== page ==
London’s Little Italy

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Since the Middle Ages Italians have settled in London. Back then they were merchants but the 19th century saw the Italian community grow and many settled in Clerkenwell.

In the early 1800s the Italians who arrived in London were affluent, skilled craftsmen who manufactured thermometers, telescopes and optical instruments. Following the Napoleonic Wars more Italian migrants arrived driven by terrible economic conditions. Most were poor and unskilled and travelled to London on foot. Organ grinding and knife grinding were common trades, as was making plaster statuettes with many of the craftsmen coming from Lucca in Tuscany.

Ice-cream selling soon took off and as the men brought their spouses over to join them more Italian restaurants and cafes opened. The women also became domestic servants and got involved in lace manufacture. Others chose street entertainment and made money singing and dancing or telling fortunes by means of parakeets in cages.

Location
The area known as Little Italy covered north and south of Clerkenwell Road. Rosebery Avenue and Farringdon Road were the boundaries in the north and the south took in the streets and alleyways around Saffron Hill, Leather Lane and parts of Hatton Garden.
Leather Lane has had a market for 300 years but when the Italians arrived in the nineteenth century it was run down. By 1850 there were over 1,000 Italians in Clerkenwell living in densely-populated, slum-ridden streets. The area was made famous by Charles Dickens in "Oliver Twist" as The Artful Dodger took Oliver there to meet Fagan who had rooms on Saffron Hill.

'okey-Pokey Man
By the 1880s the Ice-Cream Man or 'okey-Pokey Man was a common sight and usually came from Saffron Hill. The colloquial name came from his cry of Ecco un poco! meaning 'Here's a little (taste)'. Itinerant trades continued to be popular and by the 1890s there were 900 ice-cream sellers in the area.
The Italian consul published a report in 1895 estimating there were 12,000 Italians in London with southern Italians traditionally making their home in Little Italy while those from farther north were establishing a newer base in Soho.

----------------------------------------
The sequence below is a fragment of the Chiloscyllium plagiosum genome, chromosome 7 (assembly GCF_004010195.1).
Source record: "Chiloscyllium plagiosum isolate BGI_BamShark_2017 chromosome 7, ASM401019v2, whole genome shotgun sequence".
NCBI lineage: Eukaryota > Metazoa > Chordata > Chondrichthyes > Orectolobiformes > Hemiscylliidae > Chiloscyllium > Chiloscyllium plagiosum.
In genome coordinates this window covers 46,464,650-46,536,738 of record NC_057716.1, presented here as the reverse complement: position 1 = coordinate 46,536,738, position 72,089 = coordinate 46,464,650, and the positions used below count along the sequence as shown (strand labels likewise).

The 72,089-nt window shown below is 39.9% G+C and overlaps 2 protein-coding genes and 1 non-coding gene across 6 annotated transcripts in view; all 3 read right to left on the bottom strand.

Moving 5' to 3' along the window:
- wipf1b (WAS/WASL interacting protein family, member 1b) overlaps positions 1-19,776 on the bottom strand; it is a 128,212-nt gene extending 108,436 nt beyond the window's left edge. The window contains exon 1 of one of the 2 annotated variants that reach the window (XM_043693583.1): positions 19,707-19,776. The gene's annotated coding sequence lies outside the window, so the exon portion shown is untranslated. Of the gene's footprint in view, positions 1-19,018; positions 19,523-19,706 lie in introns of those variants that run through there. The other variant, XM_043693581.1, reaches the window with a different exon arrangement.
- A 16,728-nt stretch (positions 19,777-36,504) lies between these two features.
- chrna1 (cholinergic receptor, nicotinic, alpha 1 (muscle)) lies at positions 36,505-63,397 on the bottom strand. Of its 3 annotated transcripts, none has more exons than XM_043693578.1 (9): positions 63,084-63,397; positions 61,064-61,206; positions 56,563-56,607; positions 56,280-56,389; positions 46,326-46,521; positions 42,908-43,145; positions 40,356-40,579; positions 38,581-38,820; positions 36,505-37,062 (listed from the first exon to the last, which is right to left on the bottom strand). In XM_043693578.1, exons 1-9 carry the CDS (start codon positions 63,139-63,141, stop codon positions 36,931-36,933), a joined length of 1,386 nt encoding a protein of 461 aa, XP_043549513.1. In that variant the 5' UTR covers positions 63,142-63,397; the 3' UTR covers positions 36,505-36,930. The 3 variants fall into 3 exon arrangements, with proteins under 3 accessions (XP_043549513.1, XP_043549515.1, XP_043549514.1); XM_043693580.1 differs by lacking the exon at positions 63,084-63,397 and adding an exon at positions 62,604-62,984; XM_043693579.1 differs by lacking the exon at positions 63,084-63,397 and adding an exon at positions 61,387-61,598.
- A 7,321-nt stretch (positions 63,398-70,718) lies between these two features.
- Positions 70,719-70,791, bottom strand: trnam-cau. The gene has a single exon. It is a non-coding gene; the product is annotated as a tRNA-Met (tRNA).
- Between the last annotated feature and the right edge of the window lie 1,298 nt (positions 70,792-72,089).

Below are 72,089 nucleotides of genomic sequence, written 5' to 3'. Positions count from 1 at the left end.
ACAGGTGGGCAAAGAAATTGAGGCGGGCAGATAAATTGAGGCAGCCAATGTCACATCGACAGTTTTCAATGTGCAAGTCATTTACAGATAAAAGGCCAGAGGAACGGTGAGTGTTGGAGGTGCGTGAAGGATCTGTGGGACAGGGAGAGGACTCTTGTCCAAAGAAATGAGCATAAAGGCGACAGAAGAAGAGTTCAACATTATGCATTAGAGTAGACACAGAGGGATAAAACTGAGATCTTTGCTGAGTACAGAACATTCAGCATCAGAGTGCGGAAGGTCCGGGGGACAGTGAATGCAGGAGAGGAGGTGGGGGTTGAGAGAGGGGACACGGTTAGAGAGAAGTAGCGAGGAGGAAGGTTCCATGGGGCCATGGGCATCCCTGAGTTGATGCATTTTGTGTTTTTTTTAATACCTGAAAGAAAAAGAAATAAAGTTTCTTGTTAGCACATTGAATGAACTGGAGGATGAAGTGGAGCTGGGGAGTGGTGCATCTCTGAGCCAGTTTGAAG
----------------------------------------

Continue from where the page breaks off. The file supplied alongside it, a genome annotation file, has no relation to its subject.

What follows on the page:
Annual Fiesta
Since the 1880s there has been a carnival each July (with a few years of exception during wartime). The Processione della Madonna del Carmine (Procession of Our Lady of Mount Carmel) goes around the St Peter's Church on Clerkenwell Road which is still the centre of the Italian community. Thousands come out to watch and each statue is greeted with great applause.

London Italian Church
St. Vincent Pallotti started planning the church in 1845 as he wanted somewhere for the Italian community to worship. The Irish architect, Sir John Miller-Bryson, modelled the church on the Basilica of San Crisogono in Trastevere, Rome. St Peter's Church opened in 1863 and at that time it was the only church in Britain in the Roman Basilica style and it is now a grade II listed building.

Italian Community Today
Next door to St Peter's is Palotti's: a social club for the younger members of the Italian community, and next door to that is Terroni of Clerkenwell which has been through a variety of name changes but still claims to be England's oldest Italian delicatessen. There's another Italian deli further along Clerkenwell Road – Veneticus – and Gazzano's on Farringdon Road is still thriving even after the loss of Joe Gazzano in 2010. The Holborn School of Motoring offers driving lessons in Italian and there's Malletti Pizza Bar right next door. And you can still buy a scooter on Clerkenwell Road at Scootech. Or of course head over to the iconic Bar Italia in Soho (founded in 1949 by Lou and Caterina Polledri) for a proper morning cappuccino.

Temporary Exhibition
There's an exhibition at the London Canal Museum until summer 2013 about Carlo Gatti who was one of many who came to London from the Italian-speaking region of Switzerland, and from Italy, in search of work in the nineteenth century, and settled just to the south of the museum's location in King's Cross.

Italian Aperitivo
In recent times there has been a boom in London for the Italian “aperitivo” tradition which originated in Milan.  For anyone who wants to experience this in its most authentic form, the Baglioni London has just launched a Thursday night aperitivo in its popular Brunello Bar.

Laura Porter is a VisitBritain Super Blogger. She fits in further freelance writing while sustaining an afternoon tea addiction to rival the Queen’s. Laura is @AboutLondon on Twitter and @AboutLondon Laura on Facebook.

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